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Y.-T. J. Su, V. H. Gonzalez, V. R. Vann, R. M. Banda, G. P. Giuliari, D. A. Guel; Pegaptanib Sodium (Macugen®) as an Adjunct in the Management of Refractory Proliferative Diabetic Retinopathy and Clinically Significant Macular Edema. Invest. Ophthalmol. Vis. Sci. 2007;48(13):1420.
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To assess the safety and efficacy of intravitreal injection of pegaptanib sodium (Macugen) for the management of proliferative diabetic retinopathy (PDR) and clinically significant macular edema (CSME), not responding to standard of treatment modalities.
Retrospective chart review of 10 eyes from 10 patients from a private clinical setting. An intravitreal injection of 0.3 mg pegaptanib sodium was administered to each eye. Assessments were performed with Snellen visual acuity testing, slit lamp biomicroscopy, fundus exam, fluorescein angiography and optical coherence tomography (OCT).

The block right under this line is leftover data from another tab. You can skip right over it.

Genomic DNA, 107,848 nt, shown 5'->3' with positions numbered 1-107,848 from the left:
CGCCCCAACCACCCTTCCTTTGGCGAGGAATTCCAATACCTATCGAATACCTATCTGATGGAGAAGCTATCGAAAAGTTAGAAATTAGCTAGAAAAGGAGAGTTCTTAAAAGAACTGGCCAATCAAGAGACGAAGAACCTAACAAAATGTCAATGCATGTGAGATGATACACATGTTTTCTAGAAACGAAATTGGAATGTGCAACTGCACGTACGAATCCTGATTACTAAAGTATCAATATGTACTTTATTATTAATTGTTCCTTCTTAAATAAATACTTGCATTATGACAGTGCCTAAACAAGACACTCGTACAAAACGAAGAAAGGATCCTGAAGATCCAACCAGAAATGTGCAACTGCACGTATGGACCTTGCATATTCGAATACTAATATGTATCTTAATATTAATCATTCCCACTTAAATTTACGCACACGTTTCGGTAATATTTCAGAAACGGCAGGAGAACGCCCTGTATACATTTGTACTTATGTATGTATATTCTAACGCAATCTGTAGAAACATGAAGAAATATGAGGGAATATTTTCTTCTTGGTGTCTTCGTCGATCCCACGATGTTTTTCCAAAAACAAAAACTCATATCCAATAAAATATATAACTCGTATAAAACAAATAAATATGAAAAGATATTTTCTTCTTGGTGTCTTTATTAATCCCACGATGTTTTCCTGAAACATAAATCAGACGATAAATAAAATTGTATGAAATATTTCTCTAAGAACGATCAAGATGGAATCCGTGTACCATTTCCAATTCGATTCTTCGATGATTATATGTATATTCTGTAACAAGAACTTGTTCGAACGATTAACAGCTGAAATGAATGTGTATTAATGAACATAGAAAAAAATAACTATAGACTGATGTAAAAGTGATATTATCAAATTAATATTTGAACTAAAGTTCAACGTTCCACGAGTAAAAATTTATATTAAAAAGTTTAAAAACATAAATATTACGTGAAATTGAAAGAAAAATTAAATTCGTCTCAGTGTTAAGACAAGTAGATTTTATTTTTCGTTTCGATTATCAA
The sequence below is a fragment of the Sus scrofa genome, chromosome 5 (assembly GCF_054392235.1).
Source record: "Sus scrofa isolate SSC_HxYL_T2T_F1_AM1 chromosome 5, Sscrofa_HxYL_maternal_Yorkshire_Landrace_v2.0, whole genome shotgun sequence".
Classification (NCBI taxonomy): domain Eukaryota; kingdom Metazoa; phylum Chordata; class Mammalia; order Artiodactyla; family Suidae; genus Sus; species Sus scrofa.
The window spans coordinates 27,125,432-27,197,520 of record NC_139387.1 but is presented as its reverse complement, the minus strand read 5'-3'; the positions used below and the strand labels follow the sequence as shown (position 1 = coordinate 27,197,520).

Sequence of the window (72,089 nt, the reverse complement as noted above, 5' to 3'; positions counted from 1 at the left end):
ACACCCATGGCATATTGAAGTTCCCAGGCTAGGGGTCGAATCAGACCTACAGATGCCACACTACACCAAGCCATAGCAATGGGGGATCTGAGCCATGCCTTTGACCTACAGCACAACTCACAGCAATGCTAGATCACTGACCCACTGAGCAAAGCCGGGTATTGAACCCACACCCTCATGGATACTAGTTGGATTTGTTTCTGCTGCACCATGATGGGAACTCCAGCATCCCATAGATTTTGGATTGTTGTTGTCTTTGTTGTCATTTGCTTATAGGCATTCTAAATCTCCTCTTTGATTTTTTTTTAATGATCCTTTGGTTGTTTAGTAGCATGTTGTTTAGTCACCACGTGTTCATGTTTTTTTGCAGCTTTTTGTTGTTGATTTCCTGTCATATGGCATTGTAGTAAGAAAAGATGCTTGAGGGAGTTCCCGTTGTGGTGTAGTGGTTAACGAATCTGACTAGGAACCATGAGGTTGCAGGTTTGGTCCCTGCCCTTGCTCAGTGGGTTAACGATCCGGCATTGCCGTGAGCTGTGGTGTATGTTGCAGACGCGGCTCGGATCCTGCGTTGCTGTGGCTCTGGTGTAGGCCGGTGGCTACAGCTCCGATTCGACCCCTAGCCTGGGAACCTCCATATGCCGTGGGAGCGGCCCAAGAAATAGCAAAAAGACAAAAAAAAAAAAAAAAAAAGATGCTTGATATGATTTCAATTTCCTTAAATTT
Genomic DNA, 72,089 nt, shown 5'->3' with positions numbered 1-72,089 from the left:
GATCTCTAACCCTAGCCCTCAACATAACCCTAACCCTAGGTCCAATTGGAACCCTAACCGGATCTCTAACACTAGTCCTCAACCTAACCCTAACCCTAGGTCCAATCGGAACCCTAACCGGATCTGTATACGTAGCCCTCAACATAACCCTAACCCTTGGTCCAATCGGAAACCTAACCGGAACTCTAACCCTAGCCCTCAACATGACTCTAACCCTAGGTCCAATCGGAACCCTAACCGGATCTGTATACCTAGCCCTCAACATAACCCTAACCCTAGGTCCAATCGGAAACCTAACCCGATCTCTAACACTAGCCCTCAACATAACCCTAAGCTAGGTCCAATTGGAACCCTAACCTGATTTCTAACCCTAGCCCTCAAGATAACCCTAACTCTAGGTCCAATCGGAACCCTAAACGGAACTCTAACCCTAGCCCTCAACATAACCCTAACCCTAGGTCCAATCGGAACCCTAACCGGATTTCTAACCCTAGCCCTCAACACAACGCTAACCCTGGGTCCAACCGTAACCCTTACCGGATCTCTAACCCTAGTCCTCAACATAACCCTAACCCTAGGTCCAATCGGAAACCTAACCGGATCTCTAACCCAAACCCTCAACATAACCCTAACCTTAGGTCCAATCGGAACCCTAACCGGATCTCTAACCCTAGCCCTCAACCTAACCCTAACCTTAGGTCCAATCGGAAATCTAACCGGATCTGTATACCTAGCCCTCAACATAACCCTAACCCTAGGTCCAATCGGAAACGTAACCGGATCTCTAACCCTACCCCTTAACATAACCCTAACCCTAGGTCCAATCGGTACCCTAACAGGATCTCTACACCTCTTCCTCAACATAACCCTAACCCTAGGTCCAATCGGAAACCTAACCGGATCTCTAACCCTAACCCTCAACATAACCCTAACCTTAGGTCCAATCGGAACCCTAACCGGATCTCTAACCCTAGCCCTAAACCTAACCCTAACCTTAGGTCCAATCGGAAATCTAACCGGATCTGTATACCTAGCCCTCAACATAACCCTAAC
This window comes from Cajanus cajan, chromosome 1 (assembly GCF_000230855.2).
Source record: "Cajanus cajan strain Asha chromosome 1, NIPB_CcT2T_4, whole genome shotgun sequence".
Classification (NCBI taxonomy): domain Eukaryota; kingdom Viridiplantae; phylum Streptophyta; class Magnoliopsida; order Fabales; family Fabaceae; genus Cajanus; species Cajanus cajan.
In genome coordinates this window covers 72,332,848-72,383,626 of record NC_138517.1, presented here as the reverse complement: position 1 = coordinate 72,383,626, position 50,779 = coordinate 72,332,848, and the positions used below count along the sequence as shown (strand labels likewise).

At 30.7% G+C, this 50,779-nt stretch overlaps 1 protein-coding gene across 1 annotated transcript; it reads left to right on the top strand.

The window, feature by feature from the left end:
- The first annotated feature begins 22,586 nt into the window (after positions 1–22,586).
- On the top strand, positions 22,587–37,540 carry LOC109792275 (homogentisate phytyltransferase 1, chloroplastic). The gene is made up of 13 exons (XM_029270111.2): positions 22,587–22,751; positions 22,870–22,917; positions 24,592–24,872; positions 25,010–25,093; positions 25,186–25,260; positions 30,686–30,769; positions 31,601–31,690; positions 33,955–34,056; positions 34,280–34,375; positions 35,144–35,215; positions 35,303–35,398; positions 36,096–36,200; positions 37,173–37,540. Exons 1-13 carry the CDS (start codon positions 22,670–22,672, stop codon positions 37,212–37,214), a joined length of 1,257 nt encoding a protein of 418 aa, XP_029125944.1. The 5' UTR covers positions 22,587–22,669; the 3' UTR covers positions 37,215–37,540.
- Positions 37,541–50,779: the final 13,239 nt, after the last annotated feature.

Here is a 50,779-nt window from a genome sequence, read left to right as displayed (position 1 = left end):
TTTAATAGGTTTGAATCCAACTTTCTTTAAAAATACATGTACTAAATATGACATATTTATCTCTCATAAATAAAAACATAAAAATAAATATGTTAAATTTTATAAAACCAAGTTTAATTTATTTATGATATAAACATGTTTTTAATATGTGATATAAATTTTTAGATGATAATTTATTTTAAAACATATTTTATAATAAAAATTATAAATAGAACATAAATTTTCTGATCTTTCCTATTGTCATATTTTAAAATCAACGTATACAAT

Marked regression of neovascularization associated with PDR was noted in 90% of the eyes after intravitreal administration of pegaptanib. Additionally, foveal thickness was found to have improved appreciably. Stabilization in visual acuity was associated with these anatomical changes. No systemic complications have been identified through 6 months of follow up.
These data demonstrate the tolerability and efficacy of intravitreal pegaptanib sodium as an adjunct in the treatment of PDR and CSME. Most notable is the marked regression of NVD and/or NVE in patients with PDR in addition to the decreasing anatomic extent of the concomitant CSME. Our findings suggest that selective VEGF blockade may allow for less laser therapy (with avoidance of its destructive side effects and induced macular edema) in treating diabetic retinopathy. Intravitreal pegaptanib sodium may reduce the progression of PDR and provide beneficial effects in preventing severe vision loss in patients not responding to standard therapy. Selective VEGF blockade may augment our practice patterns in treating diabetic retinopathy.
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